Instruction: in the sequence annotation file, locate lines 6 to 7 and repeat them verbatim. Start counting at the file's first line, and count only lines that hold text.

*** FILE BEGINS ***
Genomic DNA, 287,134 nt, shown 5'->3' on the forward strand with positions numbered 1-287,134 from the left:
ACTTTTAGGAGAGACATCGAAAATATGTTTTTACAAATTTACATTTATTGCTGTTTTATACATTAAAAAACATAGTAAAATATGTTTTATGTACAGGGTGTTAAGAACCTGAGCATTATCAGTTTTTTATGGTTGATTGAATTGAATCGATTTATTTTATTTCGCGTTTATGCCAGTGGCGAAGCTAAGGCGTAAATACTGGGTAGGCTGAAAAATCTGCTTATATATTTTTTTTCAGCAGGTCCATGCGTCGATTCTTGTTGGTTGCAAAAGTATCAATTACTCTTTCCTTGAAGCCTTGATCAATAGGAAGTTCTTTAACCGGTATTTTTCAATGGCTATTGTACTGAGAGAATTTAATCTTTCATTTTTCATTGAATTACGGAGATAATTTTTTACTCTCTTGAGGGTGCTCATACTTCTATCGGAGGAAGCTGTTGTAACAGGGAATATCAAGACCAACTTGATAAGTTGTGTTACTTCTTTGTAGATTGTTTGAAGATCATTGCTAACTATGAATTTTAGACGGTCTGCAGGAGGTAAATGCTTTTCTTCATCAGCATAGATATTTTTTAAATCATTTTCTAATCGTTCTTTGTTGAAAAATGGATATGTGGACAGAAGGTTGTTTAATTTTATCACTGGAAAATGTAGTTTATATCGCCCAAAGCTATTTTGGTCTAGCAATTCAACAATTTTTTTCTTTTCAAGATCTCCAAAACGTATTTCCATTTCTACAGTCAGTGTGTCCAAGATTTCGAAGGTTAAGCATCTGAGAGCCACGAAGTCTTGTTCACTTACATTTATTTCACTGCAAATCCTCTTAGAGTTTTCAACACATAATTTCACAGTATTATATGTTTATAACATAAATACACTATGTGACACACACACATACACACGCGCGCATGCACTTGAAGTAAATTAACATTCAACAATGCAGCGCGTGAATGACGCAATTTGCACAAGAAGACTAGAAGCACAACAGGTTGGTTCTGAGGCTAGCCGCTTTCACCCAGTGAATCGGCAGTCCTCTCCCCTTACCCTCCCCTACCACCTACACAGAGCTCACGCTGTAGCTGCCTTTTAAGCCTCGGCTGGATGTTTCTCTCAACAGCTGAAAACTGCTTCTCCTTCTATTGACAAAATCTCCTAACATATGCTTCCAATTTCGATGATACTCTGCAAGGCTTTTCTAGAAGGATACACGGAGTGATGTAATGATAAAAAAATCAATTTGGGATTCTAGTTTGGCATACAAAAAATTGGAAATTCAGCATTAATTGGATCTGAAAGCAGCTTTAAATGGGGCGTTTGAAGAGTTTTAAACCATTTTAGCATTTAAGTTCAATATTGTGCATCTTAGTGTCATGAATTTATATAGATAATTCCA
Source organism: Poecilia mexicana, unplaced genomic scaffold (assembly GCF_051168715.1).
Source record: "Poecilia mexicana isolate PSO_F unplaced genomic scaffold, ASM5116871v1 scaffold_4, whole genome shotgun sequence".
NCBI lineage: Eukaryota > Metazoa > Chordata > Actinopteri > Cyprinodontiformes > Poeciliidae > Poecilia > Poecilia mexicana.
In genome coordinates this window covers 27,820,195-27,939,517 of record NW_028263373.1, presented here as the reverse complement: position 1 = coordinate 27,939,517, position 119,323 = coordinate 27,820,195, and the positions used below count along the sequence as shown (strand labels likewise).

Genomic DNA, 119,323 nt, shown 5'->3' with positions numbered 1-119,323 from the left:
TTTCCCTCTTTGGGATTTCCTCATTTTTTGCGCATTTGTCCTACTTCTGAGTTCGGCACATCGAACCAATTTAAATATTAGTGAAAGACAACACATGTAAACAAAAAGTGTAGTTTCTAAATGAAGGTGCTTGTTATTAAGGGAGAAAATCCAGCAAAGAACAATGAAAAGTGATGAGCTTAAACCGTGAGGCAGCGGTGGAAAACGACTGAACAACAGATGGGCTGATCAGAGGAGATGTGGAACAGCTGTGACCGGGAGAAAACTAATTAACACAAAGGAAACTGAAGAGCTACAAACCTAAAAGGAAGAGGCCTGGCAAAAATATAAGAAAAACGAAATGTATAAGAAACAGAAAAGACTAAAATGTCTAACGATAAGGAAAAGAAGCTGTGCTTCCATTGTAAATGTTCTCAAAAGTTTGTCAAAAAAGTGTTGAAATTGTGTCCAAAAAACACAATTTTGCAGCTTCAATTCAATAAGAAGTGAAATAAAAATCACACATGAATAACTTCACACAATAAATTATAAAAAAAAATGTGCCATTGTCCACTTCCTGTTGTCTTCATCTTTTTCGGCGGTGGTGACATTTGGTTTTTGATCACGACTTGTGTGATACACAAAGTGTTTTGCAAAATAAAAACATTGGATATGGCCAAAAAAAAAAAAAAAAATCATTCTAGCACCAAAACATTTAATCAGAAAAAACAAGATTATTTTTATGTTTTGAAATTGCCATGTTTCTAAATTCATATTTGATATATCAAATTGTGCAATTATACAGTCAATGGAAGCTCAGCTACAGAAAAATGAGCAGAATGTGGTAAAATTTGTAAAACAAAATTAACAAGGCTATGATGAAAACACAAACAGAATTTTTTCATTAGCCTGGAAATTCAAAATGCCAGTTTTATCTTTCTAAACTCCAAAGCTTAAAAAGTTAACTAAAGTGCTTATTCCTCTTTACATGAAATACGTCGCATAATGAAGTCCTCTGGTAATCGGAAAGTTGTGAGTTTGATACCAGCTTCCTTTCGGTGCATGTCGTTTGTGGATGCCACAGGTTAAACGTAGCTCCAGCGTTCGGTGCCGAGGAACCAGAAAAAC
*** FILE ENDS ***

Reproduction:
In genome coordinates this window covers 27,820,195-27,939,517 of record NW_028263373.1, presented here as the reverse complement: position 1 = coordinate 27,939,517, position 119,323 = coordinate 27,820,195, and the positions used below count along the sequence as shown (strand labels likewise).

Genomic DNA, 119,323 nt, shown 5'->3' with positions numbered 1-119,323 from the left: